Tuesday, May 31, 2011

!Women Art Revolution

"The women of the '70s had been earnest and breast-beating—and it just didn't work," announces the lady in the gorilla mask, one of the few self-aware voices featured in Lynn Hershman Leeson's over-40-years-in-the-making “!Women Art Revolution,” its sprawlingly clunky title a portent of things to come. "The bra-burning didn't actually effect social change," this member of the Guerrilla Girls—the feminist art movement's answer to the Yes Men—goes on to explain toward the end of Hershman Leeson's doc. And with those two sentences, the anonymous radical activist exposes the clueless arrogance that emanates from much of the doc's footage—archival as well as the director's own personal collection of interviews with her fellow feminist artists, curators, and historians of the '60s generation.

To read the rest of my review visit Slant Magazine.

Friday, May 20, 2011

Jay Duplass Talks Kevin Gant

While I usually avoid Q&As (due to my impatience with too many audience members making statements rather than asking actual questions) I’m glad I stuck around after the screening of Jay Duplass’s short biopic “Kevin,” if only to meet the doc’s admirable director and arrange for an interview later. Unlike other filmmakers attending this year’s Arizona Int’l Film Festival Duplass wasn’t in Tucson to publicize his film, per se, so much as to promote its subject Kevin Gant (who also showed up to treat us to a post-screening acoustic set), the Duplass brothers’ musical hero in the early 90s who seemingly vanished from the Austin scene and into obscurity way back in 1995. Due to an insurmountable time difference – Duplass is based in L.A. while I’m reporting from Amsterdam – we spoke briefly via email about several issues both onscreen and off that "Kevin" the doc and the artist himself bring up.

To read my interview visit Filmmaker magazine.

Friday, May 13, 2011

Interview with “Vacation!” Director Zach Clark

I first met Zach Clark last October when his excitingly subversive, sex-scene-less SXSW hit "Modern Love Is Automatic" opened Pornfilmfestival Berlin (where my own short "The Story of Ramb O" had its premiere). Since we barely had the chance to chat in the buzzing, jam-packed Moviemento hub, I was thrilled when I heard recently that Clark’s follow-up "Vacation!" was already on the festival circuit and would be playing theatrically at Brooklyn’s own reRun Gastropub Theater in May. Finally I had an excuse to find out what makes this offbeat yet seemingly well-adjusted director of a feature about a nurse who moonlights as a dominatrix, and now a flick about four chicks whose weekend getaway goes bizarrely awry, tick.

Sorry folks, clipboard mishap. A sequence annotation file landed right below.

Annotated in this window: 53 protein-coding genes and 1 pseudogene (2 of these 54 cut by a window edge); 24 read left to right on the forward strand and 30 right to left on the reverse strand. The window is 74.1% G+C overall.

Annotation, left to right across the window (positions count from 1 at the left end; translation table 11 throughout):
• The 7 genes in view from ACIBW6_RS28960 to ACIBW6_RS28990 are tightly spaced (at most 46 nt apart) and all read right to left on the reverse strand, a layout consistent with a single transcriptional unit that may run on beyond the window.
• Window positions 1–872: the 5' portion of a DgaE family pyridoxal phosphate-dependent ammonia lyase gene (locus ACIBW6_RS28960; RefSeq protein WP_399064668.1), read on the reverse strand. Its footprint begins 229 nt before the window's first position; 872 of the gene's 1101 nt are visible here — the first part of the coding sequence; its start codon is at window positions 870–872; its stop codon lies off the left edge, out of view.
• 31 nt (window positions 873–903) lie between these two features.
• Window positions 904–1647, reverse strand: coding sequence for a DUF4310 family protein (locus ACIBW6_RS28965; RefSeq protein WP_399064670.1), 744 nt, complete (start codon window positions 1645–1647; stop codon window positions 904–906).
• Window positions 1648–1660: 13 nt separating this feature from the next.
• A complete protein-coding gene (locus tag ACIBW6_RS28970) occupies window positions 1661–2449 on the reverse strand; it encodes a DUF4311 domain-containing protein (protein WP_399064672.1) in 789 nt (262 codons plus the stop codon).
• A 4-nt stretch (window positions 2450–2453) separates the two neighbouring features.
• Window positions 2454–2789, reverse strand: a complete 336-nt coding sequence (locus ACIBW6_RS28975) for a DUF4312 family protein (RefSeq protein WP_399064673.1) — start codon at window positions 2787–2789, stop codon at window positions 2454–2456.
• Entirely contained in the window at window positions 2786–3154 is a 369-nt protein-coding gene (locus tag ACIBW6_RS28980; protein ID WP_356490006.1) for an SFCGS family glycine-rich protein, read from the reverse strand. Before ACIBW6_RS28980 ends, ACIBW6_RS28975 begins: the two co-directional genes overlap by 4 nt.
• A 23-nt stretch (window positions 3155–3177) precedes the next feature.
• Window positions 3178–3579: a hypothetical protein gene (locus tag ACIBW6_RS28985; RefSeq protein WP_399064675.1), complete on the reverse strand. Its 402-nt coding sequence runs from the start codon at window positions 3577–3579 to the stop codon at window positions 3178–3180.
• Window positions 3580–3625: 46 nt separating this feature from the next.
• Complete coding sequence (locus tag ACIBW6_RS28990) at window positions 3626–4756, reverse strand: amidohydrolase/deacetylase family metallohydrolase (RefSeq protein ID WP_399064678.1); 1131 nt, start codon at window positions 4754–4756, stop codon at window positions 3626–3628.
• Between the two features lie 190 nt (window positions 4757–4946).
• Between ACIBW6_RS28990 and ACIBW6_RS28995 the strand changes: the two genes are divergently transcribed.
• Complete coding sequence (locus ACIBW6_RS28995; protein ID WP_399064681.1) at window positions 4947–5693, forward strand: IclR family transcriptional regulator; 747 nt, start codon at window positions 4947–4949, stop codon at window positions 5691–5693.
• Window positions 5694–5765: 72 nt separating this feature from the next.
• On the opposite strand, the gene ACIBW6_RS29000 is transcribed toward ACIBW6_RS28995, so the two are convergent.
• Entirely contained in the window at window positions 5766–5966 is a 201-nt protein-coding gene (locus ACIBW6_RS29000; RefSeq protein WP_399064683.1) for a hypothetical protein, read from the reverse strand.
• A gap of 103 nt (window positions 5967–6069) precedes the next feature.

To read my interview visit Filmmaker magazine.

Faking Arizona at Old Tucson Studios

It was good to get out of my element and visit a world I never even knew existed. And actually, it no longer exists and never did except in magical frames that flash across a big screen. Old Tucson Studios is to the American western what Cinecittà is to Italian cinema. Built in 1939 for the William Holden and Jean Arthur vehicle “Arizona,” the studio is now more a tourist attraction than a buzzing hive of filmmaking (though it still hosts productions, mainly for TV and cable). But in its heyday, under the guidance of the still energetic octogenarian Bob Shelton, who married into the business via his wife Jane Lowe (of the theater chain), Old Tucson Studios was home to around 400 productions, setting the stage for every last giant of the boots-and-saddle genre.

To read the rest visit The House Next Door at Slant Magazine.

Tuesday, May 10, 2011

“The Good Life”: An Interview with Eva Mulvad

“The newly rich are doing well but we old rich are the new poor.” So sayeth the fifty-something Anne Mette, in just one of her many Oscar Wilde-like bon mots. The younger half of the female Danish duo at the center of Eva Mulvad’s “The Good Life,” Anne Mette and her elderly mum have downsized from their vast villa and now reside in a tiny apartment in Portugal on income from a single pension. And while the parallels of Mulvad’s film to the Maysles’ classic “Grey Gardens” are obvious in its portrait of a somewhat dysfunctional mother-daughter relationship and the fact that these once wealthy women are now living in poverty (if not exactly squalor), what struck me most was the biggest difference between the two docs. Unlike with Little Edie and Big Edie, no one can accuse either the unabashedly eccentric Anne Mette or her stoic mother of one ounce of insanity. Which is what makes “The Good Life” all the more heartbreaking. These strong-willed dames whose banter plays like a vaudeville act not only aren’t in denial, they are painfully aware of all that they’ve lost.

Fortunately, Lady Luck shined on me when I got to chat with the driven and down-to-earth Eva Mulvad – who I’ve been wanting to interview ever since her intoxicating doc caught me by surprise at last November’s International Documentary Film Festival Amsterdam – at the decidedly chichi Trump Soho Hotel when she was in NYC for the flick’s North American premiere at this year’s Tribeca Film Festival.

To read my interview visit Global Comment.

Monday, May 9, 2011

Sex and De Stad: How It All Started

Check out my welcome to Holland column on page 72 of Amsterdam Magazine!